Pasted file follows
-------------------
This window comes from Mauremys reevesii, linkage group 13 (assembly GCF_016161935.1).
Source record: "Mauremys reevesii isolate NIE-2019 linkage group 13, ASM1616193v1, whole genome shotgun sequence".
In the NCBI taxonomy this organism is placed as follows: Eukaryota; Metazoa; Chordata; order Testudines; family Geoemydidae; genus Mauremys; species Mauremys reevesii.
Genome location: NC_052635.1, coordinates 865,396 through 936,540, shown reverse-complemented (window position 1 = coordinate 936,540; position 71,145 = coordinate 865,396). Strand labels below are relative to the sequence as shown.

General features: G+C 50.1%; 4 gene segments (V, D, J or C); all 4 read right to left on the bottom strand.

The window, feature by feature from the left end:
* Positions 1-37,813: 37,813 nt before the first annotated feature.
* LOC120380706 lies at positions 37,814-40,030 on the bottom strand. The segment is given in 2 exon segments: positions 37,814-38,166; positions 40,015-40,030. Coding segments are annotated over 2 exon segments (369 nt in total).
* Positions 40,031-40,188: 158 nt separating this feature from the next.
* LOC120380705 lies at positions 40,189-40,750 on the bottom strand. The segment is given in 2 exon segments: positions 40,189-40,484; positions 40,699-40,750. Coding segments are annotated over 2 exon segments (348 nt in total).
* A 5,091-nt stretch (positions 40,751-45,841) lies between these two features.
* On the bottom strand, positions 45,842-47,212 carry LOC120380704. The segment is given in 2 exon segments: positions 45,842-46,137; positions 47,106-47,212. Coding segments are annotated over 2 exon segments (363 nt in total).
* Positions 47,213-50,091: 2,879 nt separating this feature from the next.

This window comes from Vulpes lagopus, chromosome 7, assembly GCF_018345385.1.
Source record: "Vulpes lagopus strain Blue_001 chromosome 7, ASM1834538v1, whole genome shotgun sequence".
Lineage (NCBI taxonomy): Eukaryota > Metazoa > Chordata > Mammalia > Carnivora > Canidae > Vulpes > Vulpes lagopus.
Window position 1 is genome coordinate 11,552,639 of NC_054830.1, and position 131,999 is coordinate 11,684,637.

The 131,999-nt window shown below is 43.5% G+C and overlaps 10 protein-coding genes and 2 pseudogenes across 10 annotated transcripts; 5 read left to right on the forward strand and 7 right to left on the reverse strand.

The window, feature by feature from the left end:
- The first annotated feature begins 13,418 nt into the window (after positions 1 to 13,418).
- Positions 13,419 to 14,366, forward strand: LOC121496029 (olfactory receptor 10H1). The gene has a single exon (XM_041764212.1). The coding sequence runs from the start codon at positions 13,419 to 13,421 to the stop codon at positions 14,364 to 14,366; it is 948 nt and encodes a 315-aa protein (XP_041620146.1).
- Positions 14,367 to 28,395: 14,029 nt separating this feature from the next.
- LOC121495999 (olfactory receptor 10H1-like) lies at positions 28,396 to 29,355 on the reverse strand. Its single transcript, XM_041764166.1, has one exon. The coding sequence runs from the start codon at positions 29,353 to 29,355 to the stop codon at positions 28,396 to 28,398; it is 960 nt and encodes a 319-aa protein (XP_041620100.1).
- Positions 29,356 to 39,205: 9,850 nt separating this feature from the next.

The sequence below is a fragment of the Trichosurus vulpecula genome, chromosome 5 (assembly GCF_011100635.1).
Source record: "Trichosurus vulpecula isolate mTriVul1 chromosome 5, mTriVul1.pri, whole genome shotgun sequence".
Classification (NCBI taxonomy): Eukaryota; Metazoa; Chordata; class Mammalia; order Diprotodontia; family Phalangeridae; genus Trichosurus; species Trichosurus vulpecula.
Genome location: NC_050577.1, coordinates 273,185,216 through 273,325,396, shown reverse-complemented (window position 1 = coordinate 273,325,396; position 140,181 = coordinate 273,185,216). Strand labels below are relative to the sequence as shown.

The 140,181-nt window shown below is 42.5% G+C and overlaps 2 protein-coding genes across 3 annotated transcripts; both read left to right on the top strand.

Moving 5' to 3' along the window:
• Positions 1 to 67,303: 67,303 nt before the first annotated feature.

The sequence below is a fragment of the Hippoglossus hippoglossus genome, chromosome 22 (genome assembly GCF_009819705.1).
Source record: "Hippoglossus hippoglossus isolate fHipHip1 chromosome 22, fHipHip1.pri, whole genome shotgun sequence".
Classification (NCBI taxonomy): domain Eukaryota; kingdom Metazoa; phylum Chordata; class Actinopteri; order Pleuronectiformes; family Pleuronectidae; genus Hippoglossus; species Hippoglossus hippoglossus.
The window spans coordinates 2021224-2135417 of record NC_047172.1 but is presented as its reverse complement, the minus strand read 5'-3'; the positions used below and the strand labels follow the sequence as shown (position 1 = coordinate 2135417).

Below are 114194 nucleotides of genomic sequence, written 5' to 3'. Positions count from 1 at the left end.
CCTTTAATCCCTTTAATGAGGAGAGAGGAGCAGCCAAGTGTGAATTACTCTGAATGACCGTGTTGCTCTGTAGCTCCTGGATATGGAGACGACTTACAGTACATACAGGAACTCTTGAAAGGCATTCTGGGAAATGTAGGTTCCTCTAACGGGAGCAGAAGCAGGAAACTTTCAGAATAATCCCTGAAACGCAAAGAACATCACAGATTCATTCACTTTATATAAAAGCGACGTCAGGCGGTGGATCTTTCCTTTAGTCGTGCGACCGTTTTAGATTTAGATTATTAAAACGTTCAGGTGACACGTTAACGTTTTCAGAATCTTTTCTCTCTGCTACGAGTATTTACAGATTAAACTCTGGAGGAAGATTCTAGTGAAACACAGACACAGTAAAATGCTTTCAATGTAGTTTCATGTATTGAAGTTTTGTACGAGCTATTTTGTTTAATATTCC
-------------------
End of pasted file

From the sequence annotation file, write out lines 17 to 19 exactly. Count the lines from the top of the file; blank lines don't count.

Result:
Window position 1 is genome coordinate 11,552,639 of NC_054830.1, and position 131,999 is coordinate 11,684,637.

The 131,999-nt window shown below is 43.5% G+C and overlaps 10 protein-coding genes and 2 pseudogenes across 10 annotated transcripts; 5 read left to right on the forward strand and 7 right to left on the reverse strand.

The window, feature by feature from the left end: